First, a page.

Thursday, 14 March 2013


Sabrina is a feminine given name taken from the Roman name for a river in mid-Wales which flows into England, there known as the Severn. According to a legend recounted by Geoffrey of Monmouth in the 12th century, Habren or Sabrina, the Latinized form of the river's British or proto-Welsh name, was the daughter of a king named Locrinus by his mistress, the Germanic princess Estrildis. Locrinus ruled England after the death of his father, Brutus of Troy, the legendary second founder of Britain.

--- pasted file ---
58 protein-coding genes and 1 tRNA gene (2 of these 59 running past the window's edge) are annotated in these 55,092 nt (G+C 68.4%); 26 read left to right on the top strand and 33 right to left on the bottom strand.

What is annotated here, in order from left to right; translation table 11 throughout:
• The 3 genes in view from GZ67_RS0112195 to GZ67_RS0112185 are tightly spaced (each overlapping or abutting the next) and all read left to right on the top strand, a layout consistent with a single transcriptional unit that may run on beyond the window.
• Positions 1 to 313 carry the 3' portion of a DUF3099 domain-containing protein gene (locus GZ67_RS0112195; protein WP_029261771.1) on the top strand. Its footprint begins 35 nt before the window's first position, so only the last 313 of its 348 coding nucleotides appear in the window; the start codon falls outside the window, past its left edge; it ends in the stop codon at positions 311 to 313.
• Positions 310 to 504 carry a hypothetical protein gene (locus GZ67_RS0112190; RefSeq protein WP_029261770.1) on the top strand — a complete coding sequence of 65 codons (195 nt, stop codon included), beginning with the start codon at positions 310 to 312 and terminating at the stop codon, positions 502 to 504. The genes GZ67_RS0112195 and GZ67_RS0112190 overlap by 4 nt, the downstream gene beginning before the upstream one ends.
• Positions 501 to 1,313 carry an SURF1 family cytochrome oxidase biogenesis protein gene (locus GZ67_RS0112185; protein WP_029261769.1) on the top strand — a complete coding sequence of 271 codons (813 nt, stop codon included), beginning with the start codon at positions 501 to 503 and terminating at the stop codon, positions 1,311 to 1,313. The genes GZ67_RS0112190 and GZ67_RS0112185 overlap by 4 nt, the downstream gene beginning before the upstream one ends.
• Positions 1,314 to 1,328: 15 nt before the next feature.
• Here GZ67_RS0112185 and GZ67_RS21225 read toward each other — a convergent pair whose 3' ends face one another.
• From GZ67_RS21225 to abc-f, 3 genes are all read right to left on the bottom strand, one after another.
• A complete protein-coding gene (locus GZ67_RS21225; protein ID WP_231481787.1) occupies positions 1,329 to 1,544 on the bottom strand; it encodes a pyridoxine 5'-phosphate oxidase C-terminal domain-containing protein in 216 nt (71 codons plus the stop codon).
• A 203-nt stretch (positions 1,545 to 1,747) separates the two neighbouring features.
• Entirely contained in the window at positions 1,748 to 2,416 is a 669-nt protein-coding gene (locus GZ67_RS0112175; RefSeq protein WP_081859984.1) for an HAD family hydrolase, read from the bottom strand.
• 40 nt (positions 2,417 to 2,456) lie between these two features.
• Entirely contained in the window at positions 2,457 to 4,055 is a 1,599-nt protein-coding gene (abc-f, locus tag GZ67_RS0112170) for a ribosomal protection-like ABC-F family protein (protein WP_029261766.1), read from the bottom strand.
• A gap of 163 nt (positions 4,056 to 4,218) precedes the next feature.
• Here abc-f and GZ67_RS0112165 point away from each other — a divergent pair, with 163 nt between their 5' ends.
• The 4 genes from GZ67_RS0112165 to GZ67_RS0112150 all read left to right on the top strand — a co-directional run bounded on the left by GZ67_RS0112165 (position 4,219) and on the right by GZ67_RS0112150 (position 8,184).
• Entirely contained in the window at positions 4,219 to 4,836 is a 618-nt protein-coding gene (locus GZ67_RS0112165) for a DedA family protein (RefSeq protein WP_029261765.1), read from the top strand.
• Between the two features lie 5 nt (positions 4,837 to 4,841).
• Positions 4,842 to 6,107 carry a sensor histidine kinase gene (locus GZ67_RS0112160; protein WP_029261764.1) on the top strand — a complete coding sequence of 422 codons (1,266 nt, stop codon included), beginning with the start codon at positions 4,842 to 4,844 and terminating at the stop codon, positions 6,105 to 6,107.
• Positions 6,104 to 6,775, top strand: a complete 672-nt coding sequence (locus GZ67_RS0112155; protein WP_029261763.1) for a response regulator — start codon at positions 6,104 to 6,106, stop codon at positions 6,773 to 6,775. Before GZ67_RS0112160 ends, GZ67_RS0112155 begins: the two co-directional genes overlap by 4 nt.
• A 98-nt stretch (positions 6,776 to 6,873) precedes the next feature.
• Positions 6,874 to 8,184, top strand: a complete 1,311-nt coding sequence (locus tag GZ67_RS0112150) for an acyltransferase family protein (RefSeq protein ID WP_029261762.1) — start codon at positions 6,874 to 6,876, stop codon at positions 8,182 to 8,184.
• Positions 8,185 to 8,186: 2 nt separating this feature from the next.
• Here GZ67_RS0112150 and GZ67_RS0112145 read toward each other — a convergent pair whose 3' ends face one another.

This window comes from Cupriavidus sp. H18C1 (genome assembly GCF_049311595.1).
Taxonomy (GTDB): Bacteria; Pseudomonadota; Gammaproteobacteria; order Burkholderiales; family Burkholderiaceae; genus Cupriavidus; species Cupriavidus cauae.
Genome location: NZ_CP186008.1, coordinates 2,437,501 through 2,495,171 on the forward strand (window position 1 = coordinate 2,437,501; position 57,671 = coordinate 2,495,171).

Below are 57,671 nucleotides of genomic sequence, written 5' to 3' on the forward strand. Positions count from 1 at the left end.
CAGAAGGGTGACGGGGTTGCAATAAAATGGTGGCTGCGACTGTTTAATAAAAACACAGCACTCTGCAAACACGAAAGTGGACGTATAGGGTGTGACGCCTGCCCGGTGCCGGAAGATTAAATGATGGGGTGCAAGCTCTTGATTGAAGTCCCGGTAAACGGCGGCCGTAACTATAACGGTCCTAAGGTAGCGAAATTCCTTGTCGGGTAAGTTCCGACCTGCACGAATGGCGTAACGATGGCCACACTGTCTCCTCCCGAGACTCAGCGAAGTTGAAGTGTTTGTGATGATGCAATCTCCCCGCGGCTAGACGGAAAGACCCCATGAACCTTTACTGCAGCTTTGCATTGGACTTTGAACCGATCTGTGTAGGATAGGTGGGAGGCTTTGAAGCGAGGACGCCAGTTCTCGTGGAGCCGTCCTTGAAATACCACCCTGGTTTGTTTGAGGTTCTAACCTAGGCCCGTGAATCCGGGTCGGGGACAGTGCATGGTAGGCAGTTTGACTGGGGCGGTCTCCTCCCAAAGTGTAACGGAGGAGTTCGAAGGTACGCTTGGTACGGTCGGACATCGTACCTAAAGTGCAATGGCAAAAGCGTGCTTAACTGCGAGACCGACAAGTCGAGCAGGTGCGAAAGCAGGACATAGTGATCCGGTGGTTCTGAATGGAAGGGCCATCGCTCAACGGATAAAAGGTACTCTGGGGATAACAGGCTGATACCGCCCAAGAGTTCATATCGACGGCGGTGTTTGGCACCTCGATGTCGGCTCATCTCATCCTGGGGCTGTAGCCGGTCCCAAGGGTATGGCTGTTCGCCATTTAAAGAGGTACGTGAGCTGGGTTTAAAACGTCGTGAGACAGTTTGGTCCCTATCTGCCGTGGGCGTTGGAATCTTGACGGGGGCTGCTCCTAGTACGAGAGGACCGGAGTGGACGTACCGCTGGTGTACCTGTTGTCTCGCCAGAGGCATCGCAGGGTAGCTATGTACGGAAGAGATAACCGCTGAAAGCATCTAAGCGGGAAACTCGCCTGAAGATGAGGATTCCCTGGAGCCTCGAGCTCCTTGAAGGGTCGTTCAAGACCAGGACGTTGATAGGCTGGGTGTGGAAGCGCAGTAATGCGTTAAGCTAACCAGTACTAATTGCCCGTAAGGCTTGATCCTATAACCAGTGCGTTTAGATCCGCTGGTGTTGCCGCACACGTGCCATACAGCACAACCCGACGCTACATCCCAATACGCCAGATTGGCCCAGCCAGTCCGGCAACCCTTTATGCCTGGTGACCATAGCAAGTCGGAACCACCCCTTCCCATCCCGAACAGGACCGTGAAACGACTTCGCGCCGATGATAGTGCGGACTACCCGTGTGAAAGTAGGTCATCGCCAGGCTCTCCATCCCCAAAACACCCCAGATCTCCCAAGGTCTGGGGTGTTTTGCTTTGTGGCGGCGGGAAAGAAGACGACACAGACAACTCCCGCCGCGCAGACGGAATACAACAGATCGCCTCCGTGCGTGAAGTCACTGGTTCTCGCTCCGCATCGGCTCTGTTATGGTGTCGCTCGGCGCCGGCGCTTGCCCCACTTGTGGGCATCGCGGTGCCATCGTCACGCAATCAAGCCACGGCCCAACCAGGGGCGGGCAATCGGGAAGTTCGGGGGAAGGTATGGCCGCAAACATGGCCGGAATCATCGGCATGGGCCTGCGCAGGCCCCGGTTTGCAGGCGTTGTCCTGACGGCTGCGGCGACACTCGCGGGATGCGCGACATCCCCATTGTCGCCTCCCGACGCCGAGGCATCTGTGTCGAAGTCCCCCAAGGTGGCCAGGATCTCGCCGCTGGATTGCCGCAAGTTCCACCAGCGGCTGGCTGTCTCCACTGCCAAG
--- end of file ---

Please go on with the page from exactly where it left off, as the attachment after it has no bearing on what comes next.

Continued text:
Locrinus cast aside his wife, Guendolen, and their son Maddan and acknowledged Sabrina and her mother, but the enraged Guendolen raised an army against him and defeated Locrinus in battle. Guendolen then ordered that Sabrina and her mother be drowned in the river. The river was named after Sabrina so Locrine's betrayal of Guendolen would never be forgotten. According to legend, Sabrina lives in the river, which reflects her mood. She rides in a chariot and dolphins and salmon swim alongside her. The later story suggests that the legend of Sabrina could have become intermingled with old stories of a river goddess or nymph.